There’s a major comic market in France. Since I don’t know the numbers, I hesitate to claim it’s a bigger industry than the US’, though I’d like to imagine so. My argument: like manga in Japan, comics in France are seen as targeted to a wider audience, and not just to what is perceived as an audience of kids. It’s not quite to the extent of Japan’s market, where there are comics for as many social demographics that exist, but in France, some kid’s grandparents are as likely to read and enjoy the same comic book as their 15-year old grandchild.
I had a period where I was wholly engrossed by US comics, around the age of 12-15, but I had been indoctrinated into comics years before (by Astérix and Tintin and before that, Topolino, the Italian-language Mickey Mouse comics, which is another story of comics transcending the target audience perceived in the USA), and although my romance with superheroes ended in my early teens, my love for the French comic industry in general continues far into my adulthood.
The attitude of French comic lovers from France — where there is a substantial market for manga and US comics, known there as “comics” (to differentiate how the French call their comics “bandes déssinées” or “BDs”) – is that their native-language comics require an immense amount of work and planning to put out… perhaps in unspoken contrast to their perception of how much less work manga or “comics” require to complete, or perhaps not. Sure, it’s part snobbery, part elitism, but take a look at any French comic book and you can tell that at least there’s a more important investment financially in being a fan: Every single BD is hardcover, from the original Lucky Luke‘s to the final volume of De cape et de crocs, and as such cost around 13-15 euros a piece. There are never any ads in any French BD, and there’s a sense that the population in general sees the medium in a more artistic light than how Americans view the comic industry – take a look at most reviews of French BDs on amazon.fr and you’ll get far more florid, well-spoken, nigh-erudite examinations of the artistic merit of the art style, the story pacing, and the cultural significance of a comic series (take Aldebaran as a good example), as opposed to the kind of reviews you’re likely to read on English-language Amazon where people can’t get things like “their” vs. “they’re” straight.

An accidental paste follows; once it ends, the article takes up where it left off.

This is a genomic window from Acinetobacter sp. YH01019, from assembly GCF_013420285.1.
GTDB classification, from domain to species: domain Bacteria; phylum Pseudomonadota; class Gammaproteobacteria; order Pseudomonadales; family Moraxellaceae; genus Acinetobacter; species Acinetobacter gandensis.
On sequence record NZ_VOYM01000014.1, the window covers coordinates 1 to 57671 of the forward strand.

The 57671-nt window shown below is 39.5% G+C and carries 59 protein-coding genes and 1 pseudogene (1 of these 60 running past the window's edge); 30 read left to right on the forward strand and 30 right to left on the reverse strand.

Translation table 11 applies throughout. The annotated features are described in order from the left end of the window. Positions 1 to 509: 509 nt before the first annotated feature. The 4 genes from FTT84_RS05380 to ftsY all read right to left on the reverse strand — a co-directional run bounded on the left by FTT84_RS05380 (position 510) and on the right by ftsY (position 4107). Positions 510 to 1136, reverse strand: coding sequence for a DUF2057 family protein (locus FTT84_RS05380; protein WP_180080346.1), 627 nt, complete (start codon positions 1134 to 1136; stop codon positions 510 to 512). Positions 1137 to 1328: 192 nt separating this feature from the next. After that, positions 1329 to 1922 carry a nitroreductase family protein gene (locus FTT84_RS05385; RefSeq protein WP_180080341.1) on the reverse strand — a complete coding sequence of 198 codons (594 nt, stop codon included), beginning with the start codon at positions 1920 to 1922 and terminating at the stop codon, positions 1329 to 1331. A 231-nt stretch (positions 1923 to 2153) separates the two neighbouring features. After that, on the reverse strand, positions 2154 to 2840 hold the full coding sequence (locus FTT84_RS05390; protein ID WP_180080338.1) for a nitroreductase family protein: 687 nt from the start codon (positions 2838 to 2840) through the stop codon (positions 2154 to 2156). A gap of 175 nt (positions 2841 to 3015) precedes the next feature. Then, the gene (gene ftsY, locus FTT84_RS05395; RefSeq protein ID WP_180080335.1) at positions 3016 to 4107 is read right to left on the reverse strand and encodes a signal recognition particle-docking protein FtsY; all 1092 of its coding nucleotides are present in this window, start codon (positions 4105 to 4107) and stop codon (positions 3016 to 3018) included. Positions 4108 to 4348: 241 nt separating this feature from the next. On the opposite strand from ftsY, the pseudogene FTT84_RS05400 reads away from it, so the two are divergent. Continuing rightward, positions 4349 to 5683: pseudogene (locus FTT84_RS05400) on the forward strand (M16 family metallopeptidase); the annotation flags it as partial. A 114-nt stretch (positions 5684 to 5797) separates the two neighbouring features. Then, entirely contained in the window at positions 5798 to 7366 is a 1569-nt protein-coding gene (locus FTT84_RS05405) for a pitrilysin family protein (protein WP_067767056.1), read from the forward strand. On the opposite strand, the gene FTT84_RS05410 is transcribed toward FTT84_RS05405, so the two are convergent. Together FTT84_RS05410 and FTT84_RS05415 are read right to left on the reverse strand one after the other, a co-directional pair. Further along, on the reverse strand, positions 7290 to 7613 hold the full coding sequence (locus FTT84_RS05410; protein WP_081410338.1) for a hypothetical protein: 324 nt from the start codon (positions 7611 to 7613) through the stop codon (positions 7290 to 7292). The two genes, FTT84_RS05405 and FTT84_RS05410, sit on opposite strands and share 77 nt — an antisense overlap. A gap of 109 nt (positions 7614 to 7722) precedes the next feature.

But all this “high” art, with all of its veritable or romanticized artistic merits, does come at a price beyond the financial one: The next issue of a BD series in which you were left with a cliffhanger revelation on the last page of the previous book might not come out for years. In France, it’s viewed as nothing short of a well-oiled machine in the extreme when a BD series puts out a new book every year. In fact, it’s borderline suspicious. Take Christophe Arleston, one of the biggest names in BD from the past 15 years. He’s got his scenario-writing fingers in no fewer than five pies at once, with some of those pies baking a new slice every year, much to the criticism of the French public, who generally believe his work has become about cranking out quantity over quality, and has become rehashed, shallow, recycled. formulaic pulp as a result. In contrast, the superb, highly celebrated series La quête de l’oiseau du temps‘s first book was released in 1983, and 2010 saw the release of only the seventh book, including an 11-year gap between books 4 and 5, and a nine-year gap between books 5 and 6. Compared to that, the release schedule of the next book of a series like “Harry Potter” would seem like the next issue of “Vogue.”
I’ve always wondered how an industry could sustain itself with such a business model; how people wouldn’t get so aggravated or simply just lose interest during the years of wait between books 2 and 3. French comic shop owners point out that there generally aren’t any deadlines on BD creators, and that the industry isn’t quite so successful to allow the creation of BDs as a livelihood to more than a few artists.
There’s even a bigger drag to having to wait, though. Sometimes where a series ends is far different than where it began. The series that will live in the most personal infamy is Régis Loisel’s re-interpretation of the origins of Peter Pan (BD) It took some convincing to read this series, but that it was a darker, more adult-oriented re-imagination of the famous tale, and that it was made entirely by part of the creative genius team responsible for the essential “La quête de l’oiseau du temps” made me take the plunge.